When I came across this recipe, I was intrigued. Why would a cook of Nigella’s quality seemingly attempt to destroy a good ham by boiling it in this sugary, coloured, caffeinated water? I am not a fan of Coca Cola. Mostly because I cannot handle caffeine (it is one of the many triggers for my migraines). Also, it has been proved to be an effective cleaner of toilet bowls, so I can only imagine what it does to a person’s insides… But what it does to a ham is actually little short of miraculous!
There is, I am afraid, no getting around the fact that this really is a trailer trash recipe. But sometimes we all need a little trash in our lives, right? And when it tastes this good, well I think we can be forgiven. This is a recipe that ticks all my boxes: cheap (depending on the ham you buy), easy (very little prep at all), tastes great and provides leftovers. Oh, and the kids chomped it down in record time the minute I told them it was cooked in Coke!
Sunday lunch was completed with a couple of slices each of cornbread, that staple of U.S. cooking (particularly Down South, Y’All) and some oven-crisped kale. Everything got a good dousing of gravy, which I made using some of the leftover cooking cola, pan juices (from the meat’s resting period) and some pineapple juice.
1. Ham cooked in Coca Cola
For the ham
- 2 kilograms mild-cure gammon joint
- 1 onion (peeled and cut in half)
- 2 litres Coca-Cola
For the glaze
- 1 handful of cloves
- 1 heaped tablespoon black treacle
- 2 teaspoons English mustard powder
- 2 tablespoons demerara sugar
- I find now that mild-cure gammon doesn’t need soaking, but if you know that you’re dealing with a salty piece, then put it in a pan covered with cold water, bring to the boil, then tip into a colander in the sink and start from here; otherwise, put the gammon in a pan, skin-side down if it fits like that, add the onion, then pour over the Coke.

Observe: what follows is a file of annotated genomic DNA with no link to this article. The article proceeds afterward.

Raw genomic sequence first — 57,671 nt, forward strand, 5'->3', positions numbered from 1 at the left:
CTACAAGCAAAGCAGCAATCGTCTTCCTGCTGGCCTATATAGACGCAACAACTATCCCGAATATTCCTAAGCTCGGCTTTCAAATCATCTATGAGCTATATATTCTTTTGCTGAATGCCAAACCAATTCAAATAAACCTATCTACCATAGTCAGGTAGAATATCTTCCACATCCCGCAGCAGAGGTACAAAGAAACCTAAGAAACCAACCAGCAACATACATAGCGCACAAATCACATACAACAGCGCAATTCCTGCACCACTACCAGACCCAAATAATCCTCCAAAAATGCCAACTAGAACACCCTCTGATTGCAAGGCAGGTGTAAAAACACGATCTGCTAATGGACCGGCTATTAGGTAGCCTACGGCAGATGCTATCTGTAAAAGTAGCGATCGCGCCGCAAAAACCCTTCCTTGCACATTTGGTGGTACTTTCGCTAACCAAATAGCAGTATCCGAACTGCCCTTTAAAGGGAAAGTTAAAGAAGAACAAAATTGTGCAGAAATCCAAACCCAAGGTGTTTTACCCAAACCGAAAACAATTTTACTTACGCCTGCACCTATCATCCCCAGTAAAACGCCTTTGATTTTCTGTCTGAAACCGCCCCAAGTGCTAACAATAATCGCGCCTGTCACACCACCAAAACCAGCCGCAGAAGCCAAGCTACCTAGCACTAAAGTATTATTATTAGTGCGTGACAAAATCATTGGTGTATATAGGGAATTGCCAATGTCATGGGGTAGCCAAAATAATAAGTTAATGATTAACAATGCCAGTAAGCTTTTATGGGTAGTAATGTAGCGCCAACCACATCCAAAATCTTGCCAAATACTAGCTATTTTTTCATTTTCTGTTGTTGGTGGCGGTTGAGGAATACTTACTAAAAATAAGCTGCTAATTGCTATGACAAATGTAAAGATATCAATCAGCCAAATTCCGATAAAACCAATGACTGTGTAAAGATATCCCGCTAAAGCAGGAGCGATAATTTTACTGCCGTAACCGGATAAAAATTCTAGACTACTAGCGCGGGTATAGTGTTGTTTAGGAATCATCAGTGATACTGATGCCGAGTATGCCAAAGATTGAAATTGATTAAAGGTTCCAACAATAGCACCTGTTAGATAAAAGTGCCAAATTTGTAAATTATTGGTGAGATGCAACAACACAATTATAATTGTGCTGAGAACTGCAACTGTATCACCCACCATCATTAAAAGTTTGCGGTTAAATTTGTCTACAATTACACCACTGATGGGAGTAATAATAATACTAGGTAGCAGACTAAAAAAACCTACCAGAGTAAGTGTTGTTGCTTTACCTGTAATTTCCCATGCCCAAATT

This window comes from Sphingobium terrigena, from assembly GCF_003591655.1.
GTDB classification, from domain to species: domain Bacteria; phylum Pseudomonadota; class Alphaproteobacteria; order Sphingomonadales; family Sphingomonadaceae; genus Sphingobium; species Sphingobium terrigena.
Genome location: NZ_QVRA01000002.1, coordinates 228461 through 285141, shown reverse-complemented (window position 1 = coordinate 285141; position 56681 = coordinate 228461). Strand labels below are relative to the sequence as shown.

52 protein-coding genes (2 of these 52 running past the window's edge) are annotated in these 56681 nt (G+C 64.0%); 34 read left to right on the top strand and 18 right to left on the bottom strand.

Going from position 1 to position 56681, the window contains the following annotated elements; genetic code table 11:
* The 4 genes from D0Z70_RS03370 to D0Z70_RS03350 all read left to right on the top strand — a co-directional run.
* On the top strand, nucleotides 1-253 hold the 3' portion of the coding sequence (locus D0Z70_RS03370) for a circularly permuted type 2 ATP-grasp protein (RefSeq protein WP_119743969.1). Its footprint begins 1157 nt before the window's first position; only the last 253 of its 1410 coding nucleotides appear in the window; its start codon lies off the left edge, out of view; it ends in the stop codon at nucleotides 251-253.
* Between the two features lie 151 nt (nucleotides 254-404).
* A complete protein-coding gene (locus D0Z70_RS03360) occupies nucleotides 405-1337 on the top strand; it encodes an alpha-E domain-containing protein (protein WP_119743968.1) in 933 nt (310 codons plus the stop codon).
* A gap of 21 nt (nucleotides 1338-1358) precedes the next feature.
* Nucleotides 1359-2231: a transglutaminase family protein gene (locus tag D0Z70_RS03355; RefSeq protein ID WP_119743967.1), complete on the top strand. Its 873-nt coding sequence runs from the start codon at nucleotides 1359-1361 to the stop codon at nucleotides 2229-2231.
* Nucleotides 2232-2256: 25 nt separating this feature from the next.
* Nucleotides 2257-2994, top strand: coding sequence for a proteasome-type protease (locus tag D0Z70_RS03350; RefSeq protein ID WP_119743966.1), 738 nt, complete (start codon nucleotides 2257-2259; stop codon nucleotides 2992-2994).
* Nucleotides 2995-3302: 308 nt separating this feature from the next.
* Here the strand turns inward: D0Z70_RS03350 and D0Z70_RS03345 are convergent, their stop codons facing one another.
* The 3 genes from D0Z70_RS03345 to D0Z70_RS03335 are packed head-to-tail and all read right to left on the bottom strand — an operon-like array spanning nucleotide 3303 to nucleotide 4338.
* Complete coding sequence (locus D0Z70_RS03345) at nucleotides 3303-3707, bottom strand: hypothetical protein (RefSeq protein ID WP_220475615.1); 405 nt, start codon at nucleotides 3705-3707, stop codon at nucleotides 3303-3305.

- Bring to the boil, reduce to a good simmer, put the lid on, though not tightly, and cook for just under 2½ hours. If your joint is larger or smaller, work out timing by reckoning on an hour per kilo, remembering that it’s going to get a quick blast in the oven later. But do take into account that if the gammon’s been in the fridge right up to the moment you cook it, you will have to give it a good 15 minutes or so extra so that the interior is properly cooked.
- Meanwhile, preheat the oven to 240°C/gas mark 9/450ºF.
- When the ham’s had its time (and ham it is, now it’s cooked, though it’s true Americans call it ham from its uncooked state) take it out of the pan and let cool a little for ease of handling. (Indeed, you can let it cool completely then finish off the cooking at some later stage if you want.) Then remove the skin, leaving a thin layer of fat. Score the fat with a sharp knife to make fairly large diamond shapes, and stud each diamond with a clove. Then carefully spread the treacle over the bark-budded skin, taking care not to dislodge the cloves. Gently pat the mustard and sugar onto the sticky fat. Cook in a foil-lined roasting tin for approximately 10 minutes or until the glaze is burnished and bubbly.
- Should you want to do the braising stage in advance and then let the ham cool, clove and glaze it and give it 30-40 minutes, from room temperature, at 180°C/gas mark 4/350ºF, turning up the heat towards the end if you think it needs it.
Additional information – for gluten free switch the English mustard powder for a gluten free mustard, such as Dijon.
2. The Cornbread
The cornbread recipe is my favourite, tried-and-true, Joy of Cooking recipe for Southern Cornbread (as made for Thanksgiving last year):
- 1 tablespoon bacon fat, lard, shortening or butter
- 280g stone-ground cornmeal (preferably white; as mentioned, I used polenta as a substitute)
- 1 tablespoon sugar (optional)
- 1 teaspoon baking powder
- 1 teaspoon baking soda
- 1 teaspoon salt
- 2 eggs
- 500ml buttermilk
1. Put the fat into a cast-iron skillet (or a pyrex dish) and place in the oven to melt. Mix together all the dry ingredients. In a separate bowl, whisk the eggs until foamy and then whisk in the buttermilk.
2. Add the wet ingredients to the dry and mix until just blended. Remove the dish from the oven and pour the batter into it all in one go (careful not to get splattered with hot fat!). Return the dish to the oven and bake for 20 – 25 minutes or until the top is browned and a knife poked in the center comes out clean.
3. The Kale
- Chopped kale leaves (several large handfuls, approx. 250-300g)
- Olive oil
- Salt and pepper
1. Heat up the broiler on your oven. Arrange the kale on a baking sheet, drizzle with the oil and season with the salt and pepper. Toss the kale so it is evenly coated.
2. Put under the broiler until crispy (but not burned!) about 10 minutes (depending on your oven).